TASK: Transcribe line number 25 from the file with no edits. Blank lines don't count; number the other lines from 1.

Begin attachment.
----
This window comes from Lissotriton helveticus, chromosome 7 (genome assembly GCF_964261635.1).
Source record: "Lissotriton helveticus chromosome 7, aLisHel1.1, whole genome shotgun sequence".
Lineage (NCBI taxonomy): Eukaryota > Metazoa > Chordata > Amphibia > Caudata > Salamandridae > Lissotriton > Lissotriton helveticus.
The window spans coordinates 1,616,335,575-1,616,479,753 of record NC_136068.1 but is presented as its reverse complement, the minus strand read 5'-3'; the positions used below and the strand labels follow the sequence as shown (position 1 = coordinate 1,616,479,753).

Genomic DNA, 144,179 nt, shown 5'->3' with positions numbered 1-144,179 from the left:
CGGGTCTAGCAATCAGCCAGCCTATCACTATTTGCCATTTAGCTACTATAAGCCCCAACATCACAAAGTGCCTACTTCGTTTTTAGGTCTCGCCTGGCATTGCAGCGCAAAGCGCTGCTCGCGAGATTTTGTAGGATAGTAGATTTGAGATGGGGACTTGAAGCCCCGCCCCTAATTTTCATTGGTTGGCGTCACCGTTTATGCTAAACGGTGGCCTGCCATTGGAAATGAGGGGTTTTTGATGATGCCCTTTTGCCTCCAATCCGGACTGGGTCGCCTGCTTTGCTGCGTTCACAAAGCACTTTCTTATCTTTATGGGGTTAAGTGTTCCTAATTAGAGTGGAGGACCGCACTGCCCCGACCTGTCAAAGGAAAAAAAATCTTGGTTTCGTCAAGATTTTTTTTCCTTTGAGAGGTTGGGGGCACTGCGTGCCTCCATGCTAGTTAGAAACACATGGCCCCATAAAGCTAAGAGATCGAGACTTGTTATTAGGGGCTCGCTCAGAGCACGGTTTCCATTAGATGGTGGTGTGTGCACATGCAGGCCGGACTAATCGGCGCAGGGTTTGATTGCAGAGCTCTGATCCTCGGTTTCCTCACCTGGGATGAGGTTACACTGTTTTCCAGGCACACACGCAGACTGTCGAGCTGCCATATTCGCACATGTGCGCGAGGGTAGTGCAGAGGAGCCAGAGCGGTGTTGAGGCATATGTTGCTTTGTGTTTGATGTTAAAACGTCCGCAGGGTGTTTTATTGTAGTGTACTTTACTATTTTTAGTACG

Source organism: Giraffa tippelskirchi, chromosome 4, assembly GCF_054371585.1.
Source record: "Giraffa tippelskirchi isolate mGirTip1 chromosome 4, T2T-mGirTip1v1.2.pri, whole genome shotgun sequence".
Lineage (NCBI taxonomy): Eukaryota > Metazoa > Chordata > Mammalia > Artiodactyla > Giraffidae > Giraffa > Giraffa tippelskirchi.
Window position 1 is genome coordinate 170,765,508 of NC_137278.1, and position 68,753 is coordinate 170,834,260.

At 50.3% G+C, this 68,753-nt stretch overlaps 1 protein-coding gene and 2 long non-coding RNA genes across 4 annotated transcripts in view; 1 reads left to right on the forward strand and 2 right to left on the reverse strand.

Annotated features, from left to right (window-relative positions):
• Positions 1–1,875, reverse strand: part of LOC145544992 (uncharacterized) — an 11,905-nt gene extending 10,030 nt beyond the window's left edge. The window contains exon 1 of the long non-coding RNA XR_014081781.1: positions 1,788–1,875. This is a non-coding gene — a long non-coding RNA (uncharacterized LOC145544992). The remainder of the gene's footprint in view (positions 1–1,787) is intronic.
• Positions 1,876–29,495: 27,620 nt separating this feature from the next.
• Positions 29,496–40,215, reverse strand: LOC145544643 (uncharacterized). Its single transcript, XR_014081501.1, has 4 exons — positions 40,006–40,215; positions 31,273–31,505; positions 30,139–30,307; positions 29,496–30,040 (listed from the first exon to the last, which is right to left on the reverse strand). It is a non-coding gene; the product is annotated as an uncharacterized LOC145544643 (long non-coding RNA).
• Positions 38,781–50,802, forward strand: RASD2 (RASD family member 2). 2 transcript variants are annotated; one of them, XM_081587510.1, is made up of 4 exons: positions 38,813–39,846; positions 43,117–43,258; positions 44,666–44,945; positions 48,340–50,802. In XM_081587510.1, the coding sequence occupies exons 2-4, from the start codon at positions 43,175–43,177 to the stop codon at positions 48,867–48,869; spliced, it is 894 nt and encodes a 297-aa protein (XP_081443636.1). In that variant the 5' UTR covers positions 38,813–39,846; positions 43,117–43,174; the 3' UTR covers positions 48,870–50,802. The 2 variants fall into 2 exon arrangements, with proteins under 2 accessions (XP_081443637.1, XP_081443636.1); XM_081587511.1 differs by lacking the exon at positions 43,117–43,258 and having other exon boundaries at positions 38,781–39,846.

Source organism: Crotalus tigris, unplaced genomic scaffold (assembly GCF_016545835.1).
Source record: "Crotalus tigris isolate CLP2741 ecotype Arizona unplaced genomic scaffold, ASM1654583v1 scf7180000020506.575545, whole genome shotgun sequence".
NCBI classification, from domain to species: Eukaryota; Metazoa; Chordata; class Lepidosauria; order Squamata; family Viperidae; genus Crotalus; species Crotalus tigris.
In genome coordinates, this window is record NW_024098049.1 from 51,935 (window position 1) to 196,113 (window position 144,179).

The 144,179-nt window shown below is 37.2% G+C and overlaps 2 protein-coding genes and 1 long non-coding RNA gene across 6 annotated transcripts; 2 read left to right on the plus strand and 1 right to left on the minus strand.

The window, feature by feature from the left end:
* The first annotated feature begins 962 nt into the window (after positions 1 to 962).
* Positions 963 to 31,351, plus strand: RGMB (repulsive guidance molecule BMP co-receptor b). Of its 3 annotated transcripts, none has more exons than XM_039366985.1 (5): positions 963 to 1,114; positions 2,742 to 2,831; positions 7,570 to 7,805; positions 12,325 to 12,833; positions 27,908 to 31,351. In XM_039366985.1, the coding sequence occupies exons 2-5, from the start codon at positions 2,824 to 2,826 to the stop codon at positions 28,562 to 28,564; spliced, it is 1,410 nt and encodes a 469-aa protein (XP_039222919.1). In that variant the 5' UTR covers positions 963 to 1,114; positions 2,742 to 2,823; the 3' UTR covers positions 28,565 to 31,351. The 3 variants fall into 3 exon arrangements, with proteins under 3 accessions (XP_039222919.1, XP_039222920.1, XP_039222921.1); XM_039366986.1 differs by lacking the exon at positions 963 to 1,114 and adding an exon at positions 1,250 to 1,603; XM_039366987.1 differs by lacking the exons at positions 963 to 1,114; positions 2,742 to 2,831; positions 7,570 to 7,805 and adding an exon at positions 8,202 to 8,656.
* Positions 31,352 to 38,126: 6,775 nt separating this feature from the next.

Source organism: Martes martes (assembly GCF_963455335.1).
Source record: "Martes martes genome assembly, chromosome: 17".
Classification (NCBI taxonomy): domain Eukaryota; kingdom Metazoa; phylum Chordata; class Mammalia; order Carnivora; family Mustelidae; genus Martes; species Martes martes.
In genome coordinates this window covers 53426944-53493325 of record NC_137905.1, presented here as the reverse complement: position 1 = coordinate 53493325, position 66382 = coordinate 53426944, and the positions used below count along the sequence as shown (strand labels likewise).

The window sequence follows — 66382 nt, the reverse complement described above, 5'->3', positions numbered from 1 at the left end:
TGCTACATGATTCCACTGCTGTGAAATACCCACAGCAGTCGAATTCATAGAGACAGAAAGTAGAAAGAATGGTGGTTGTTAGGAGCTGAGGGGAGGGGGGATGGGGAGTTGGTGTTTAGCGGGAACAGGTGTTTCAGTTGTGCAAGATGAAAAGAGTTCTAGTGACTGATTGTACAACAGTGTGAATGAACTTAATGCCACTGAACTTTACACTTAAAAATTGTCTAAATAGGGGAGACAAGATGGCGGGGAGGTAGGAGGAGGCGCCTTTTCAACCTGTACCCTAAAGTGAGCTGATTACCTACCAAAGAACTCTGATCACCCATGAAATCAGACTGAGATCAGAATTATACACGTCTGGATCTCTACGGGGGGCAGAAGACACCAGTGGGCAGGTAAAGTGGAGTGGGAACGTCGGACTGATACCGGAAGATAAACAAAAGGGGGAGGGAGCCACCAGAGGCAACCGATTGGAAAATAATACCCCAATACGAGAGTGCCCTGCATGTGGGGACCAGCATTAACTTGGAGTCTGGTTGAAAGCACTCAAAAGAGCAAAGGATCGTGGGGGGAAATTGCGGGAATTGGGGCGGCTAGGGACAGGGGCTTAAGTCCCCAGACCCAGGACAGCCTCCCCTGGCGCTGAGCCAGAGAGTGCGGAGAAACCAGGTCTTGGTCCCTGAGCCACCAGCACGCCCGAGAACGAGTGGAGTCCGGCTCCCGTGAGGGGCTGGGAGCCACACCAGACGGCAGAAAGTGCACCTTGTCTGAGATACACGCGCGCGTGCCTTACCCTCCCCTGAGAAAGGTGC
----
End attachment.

* Positions 31,352 to 38,126: 6,775 nt separating this feature from the next.